Living in the second largest city in Mexico, I am pleased to say, affords me access to most of what my Midwest upbringing and California culinary-honing has embedded in my salivating glands as things worth longing for. It used to be, days before arriving at my parent’s house from Honduras, I would send a wish list longer than an eight year-old’s Christmas list of food I HAD TO HAVE. This usually included many very stinky, very creamy cheeses, meat other than chicken, palatable wine, fresh vegetables and anything “ethnic”. And yes, every time, I was terribly ill after one day of ferociously eating all that I desired. And no, in the two years I lived in Honduras, and returned to my parent’s house to eat, I never learned to take it easy on my out-of-practice belly.

Heading back to the States, after our first year living in Mexico, I am desperate for a cheeseburger with a side of Bloody Mary. Cheeseburger?! Yep. To me a hamburger is an art and perfection can not be achieved in a home kitchen and as far as my research has concluded has not been achieved at any establishment in Guadalajara. I believe the key to a truly delicious hamburger is the well-seasoned greasy flattop of a restaurant that turns out hundreds of burgers a day. We have tried to add that secret ingredient flavor infusion at home by mixing in crumbled blue cheese, spreading on homemade onion marmalades, saucing it up with chipotle spreads, and yes, all these things do impart their own flair, but we are talking perfection, true love, not a tarted-up prom queen trying to get served at a bar, the real thing. Of course, that is not all it takes, quality meat, adequate fat content, skill at the grill, the perfect pack (i.e. the meat cannot be too densely packed, it cannot be a solid patty, it has to have retained some of its ground beef texture, soft to the bite).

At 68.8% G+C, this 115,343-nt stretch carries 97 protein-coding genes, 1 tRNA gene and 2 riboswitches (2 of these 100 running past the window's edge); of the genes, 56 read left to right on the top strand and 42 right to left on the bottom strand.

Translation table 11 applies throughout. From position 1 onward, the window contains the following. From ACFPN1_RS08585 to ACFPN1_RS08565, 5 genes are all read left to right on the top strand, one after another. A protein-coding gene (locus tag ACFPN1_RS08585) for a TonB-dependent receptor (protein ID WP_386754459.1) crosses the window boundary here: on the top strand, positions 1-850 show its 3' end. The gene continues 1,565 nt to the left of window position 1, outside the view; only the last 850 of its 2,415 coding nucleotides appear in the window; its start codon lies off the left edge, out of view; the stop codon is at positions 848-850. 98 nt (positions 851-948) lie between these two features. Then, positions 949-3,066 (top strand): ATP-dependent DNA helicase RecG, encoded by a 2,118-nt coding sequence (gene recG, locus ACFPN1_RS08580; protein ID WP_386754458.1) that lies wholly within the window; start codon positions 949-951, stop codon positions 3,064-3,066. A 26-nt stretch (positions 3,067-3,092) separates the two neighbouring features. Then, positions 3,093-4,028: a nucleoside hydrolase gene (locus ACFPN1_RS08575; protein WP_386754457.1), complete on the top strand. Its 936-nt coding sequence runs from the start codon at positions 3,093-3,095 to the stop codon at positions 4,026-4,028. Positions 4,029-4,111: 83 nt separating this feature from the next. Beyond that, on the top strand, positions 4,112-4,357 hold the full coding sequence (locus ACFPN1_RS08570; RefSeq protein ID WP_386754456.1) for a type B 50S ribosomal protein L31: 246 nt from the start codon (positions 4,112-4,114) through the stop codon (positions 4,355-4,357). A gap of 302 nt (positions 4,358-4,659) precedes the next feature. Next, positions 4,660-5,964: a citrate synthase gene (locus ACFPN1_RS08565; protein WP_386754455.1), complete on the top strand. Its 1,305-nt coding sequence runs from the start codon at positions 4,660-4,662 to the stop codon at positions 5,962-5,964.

Upon arriving at my in-laws house in the DC area, our request was immediately put forward. I wish I could say that the first burger out of the gates was the fix I was after. It was good, but not perfect. At first glance, the potential was there: it was a popular spot, which most definitely housed a well-seasoned grill -- judging by the spilling-over, spill-over seating, packed with people enjoying burgers. I couldn’t put my finger on it. The salty, meaty, fatty, yet lean flavor in my mouth was not, precisely, that which I sought. Plus, they didn’t have Dijon or yellow mustard – just a variety of sweet grain mustards that simply would not do when seeking perfection. The silver-lining is that I have three more weeks in the States and there are many more burgers in my future. I will not stop until I am satiated.

Tuesday, July 7, 2009

Postcard: New York

New York City

The 72 hours I spent in New York this 4th of July weekend were both literally and figuratively a blur. The time was made fuzzy around the edges by a seemingly endless parade of my favorite people who filed into the city for my friend Lesley's wedding, lunches that stretched from late morning through til the early evening washed down with a few too many glasses of sparkling wine, and evenings that ended in the wee hours of the morning to a randomly mixed soundtrack.

And though my main objective was to spend quality time with friends, my secret mission was to eat as many bagels and slices as possible without lapsing into a carb coma.

Mmmmm... Murray's Bagels. The personal favorite: Everything bagel with scallion cream cheese and a few slices of tomato. I had one every day I was in town. I meant to do at least one bacon-egg-and-cheese too but when you have a good thing going, sometimes it's wise to just stick with it. And so I did. I also ordered a dozen bagels - half of them Everything - and stuffed them into my carry on. The mixture of garlic, onion and sesame followed me through JFK and all the way to the back of the plane, much to the certain delight of the passengers packed into the surrounding seats - even though I wrapped them in no less than 8 plastic bags.

A few hours later we made an unscheduled stop at Magnolia Bakery for one of their famous cupcakes - white cake, chocolate frosting.